Questions From Readers
● The Bible records three serious mistakes that David made during his kingship. What shows that God had not failed to do his part to keep David from stumbling, as he did in using Abigail?—1 Sam. 25:32-34.
These mistakes involved (1) David’s having the Ark transported on a wagon instead of having it carried on the shoulders of priests, resulting in the death of Uzzah; (2) his sin with Bath-sheba, resulting in the death of both Uriah and the child born of their adultery; and (3) his numbering the armed might of Israel, with the result that 70,000 perished.
With regard to the death of Uzzah: God’s law required that David as king make a copy of the Law and read in it every day. (Deut. 17:18) His failure to observe what the Law said regarding the right way to transport the Ark resulted in Uzzah’s death. (Num. 4:15; 7:6-9) It is to be noted that David humbly took the blame for what had happened at this attempt to bring up the Ark.—2 Sam. 6:2-10; 1 Chron. 15:12, 13.
As for his affair with Bath-sheba, David had God’s explicit law governing the matter of adultery, but chose to disregard it.—Ex. 20:14.
As for his mistake in numbering Israel’s armed might: There certainly was willfulness connected with this. Jehovah used Joab to dissuade David, that he might be kept from stumbling, but David insisted on having his own way.—2 Sam. 24:1-17.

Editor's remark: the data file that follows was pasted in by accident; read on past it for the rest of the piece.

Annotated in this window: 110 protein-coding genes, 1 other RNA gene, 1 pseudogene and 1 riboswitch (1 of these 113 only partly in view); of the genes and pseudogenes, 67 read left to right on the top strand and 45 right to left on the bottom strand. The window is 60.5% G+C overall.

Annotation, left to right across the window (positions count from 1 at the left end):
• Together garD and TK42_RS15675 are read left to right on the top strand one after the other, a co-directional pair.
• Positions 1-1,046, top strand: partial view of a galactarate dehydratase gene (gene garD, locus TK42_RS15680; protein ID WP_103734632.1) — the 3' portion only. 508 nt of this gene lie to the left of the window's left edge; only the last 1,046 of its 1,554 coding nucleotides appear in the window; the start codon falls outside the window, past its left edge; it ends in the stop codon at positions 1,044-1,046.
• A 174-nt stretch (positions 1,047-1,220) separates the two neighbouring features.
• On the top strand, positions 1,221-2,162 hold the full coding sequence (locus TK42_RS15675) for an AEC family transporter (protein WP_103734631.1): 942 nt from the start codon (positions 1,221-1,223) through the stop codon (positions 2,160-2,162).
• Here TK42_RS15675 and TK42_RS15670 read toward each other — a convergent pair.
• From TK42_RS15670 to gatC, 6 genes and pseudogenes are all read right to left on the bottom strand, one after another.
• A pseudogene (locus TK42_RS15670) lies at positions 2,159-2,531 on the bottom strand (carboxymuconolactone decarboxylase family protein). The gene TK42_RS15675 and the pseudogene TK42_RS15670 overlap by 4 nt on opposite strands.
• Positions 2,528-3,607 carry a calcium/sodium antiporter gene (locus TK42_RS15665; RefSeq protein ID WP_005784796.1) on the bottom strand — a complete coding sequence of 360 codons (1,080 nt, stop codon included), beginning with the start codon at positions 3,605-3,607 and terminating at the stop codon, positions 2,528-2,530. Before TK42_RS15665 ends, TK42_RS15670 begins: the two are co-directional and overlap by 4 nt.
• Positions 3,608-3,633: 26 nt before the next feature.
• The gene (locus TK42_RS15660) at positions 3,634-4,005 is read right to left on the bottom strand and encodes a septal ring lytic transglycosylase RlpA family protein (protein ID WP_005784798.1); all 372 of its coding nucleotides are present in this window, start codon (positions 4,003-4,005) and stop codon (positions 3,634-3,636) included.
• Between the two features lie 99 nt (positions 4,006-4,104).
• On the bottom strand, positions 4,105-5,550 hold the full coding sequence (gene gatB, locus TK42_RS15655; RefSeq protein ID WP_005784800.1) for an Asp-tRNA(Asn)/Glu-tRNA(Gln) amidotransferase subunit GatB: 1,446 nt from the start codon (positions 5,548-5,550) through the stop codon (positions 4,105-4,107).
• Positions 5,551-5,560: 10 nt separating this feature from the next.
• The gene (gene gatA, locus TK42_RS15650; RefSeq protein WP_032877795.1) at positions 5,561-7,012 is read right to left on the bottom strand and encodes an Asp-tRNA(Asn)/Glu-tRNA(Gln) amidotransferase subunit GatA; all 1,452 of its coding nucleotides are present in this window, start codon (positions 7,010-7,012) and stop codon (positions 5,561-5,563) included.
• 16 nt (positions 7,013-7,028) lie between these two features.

In each of the foregoing cases, therefore, Jehovah could not be accused of failure to keep David from stumbling.
● At Habakkuk 2:5, who is the one that “has made his soul spacious just like Sheol,” and what does this mean?
The text reads: “And, indeed, because the wine is dealing treacherously, an able-bodied man is self-assuming; and he will not reach his goal, he who has made his soul spacious just like Sheol, and who is like death and cannot be satisfied. And he keeps gathering to himself all the nations and collecting together to himself all the peoples.”
The one who makes “his soul spacious” is one who through military conquests ‘gathers to himself all the nations.’ Habakkuk chapter 1 shows that this is not an individual but a composite man, the Babylonians or Chaldeans collectively. With his war machine, the Chaldean ‘killed nations constantly.’ (Habakkuk 1 Vs. 17) His “soul,” or the life pattern that pursued conquest, could not be satisfied. As unrestrained drinking of wine may deceptively throw the drinker off balance and make a man act in a “self-assuming” or arrogant manner, so it was with the Chaldean whose military successes had gone to his head. Like Sheol and like death that are always ready to claim more victims, he was ever eager to take over one nation after another. (Compare Proverbs 30:15, 16.) Nevertheless, the Chaldean would not succeed in attaining his goal, indicating that he and his wars of conquest would come to their end.
In fulfillment of Bible prophecy, Babylon fell in one night in the year 539 B.C.E. The vast Chaldean empire then came under the control of Cyrus the Persian and Darius the Mede.—Dan. 5:28.